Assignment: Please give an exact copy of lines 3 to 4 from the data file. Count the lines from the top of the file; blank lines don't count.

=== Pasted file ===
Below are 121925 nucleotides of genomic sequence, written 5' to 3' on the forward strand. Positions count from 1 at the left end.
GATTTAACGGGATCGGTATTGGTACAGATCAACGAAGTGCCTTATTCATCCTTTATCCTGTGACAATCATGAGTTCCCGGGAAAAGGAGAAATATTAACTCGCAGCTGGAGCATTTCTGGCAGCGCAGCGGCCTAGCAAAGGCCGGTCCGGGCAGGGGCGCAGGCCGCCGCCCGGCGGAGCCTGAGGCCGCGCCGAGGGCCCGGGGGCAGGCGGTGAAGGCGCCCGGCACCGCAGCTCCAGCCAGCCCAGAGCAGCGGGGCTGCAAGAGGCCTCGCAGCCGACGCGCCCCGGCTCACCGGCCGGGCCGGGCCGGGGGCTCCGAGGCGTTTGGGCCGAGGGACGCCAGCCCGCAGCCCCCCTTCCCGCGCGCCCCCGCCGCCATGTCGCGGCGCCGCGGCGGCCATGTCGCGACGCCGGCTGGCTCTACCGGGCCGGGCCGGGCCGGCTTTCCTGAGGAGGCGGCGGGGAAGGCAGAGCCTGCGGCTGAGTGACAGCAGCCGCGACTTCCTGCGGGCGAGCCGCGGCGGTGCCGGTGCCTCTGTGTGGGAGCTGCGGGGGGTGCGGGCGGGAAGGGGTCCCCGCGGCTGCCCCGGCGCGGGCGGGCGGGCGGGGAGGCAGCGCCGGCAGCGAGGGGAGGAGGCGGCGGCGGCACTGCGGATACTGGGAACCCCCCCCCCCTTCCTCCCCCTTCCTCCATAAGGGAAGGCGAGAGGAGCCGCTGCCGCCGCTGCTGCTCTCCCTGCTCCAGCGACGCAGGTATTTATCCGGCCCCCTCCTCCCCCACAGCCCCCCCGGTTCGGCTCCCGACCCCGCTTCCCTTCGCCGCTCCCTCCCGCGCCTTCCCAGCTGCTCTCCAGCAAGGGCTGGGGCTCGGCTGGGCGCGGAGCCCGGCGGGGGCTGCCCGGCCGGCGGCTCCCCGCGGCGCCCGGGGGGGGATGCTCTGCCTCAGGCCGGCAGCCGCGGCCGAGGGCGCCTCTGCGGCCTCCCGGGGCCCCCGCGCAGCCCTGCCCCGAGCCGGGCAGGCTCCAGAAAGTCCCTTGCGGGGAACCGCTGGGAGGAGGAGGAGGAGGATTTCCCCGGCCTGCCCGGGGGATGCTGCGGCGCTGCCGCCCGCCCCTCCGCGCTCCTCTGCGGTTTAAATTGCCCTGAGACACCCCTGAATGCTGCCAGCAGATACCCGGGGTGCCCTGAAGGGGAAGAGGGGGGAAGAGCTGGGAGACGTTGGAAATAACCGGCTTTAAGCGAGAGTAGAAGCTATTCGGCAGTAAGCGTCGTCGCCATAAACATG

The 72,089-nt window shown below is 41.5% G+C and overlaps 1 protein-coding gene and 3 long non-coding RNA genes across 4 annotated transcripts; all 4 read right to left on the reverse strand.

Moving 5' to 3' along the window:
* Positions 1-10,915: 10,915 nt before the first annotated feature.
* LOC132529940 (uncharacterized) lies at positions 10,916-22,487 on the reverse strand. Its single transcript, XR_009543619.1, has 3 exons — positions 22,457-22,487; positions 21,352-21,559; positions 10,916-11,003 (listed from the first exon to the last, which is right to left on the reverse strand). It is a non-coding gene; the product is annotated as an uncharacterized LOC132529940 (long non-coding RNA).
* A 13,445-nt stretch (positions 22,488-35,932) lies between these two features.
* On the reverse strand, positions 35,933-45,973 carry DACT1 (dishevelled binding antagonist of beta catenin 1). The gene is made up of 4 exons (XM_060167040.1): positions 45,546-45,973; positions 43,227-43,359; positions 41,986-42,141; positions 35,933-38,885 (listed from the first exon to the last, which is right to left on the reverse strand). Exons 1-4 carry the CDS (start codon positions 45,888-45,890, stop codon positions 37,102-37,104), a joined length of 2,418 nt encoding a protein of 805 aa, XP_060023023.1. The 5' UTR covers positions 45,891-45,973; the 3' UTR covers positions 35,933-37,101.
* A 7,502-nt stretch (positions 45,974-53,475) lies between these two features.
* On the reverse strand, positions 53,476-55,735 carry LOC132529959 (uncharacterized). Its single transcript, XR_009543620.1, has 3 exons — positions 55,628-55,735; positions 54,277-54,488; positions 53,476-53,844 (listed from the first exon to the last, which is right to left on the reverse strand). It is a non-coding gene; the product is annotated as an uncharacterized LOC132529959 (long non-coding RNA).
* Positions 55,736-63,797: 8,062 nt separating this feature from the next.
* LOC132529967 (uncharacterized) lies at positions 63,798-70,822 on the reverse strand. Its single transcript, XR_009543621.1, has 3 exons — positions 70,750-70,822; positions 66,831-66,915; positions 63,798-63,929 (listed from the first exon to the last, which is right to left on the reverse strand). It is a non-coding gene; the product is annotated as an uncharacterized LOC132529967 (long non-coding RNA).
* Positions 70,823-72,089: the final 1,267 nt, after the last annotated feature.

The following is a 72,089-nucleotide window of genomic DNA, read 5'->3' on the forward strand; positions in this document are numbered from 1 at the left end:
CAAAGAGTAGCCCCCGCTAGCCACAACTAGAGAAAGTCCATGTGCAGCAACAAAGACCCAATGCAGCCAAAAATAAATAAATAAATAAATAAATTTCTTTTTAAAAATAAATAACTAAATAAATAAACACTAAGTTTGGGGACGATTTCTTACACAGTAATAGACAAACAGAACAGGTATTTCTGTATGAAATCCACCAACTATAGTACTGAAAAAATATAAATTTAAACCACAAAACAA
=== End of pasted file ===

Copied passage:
The 72,089-nt window shown below is 41.5% G+C and overlaps 1 protein-coding gene and 3 long non-coding RNA genes across 4 annotated transcripts; all 4 read right to left on the reverse strand.

Moving 5' to 3' along the window: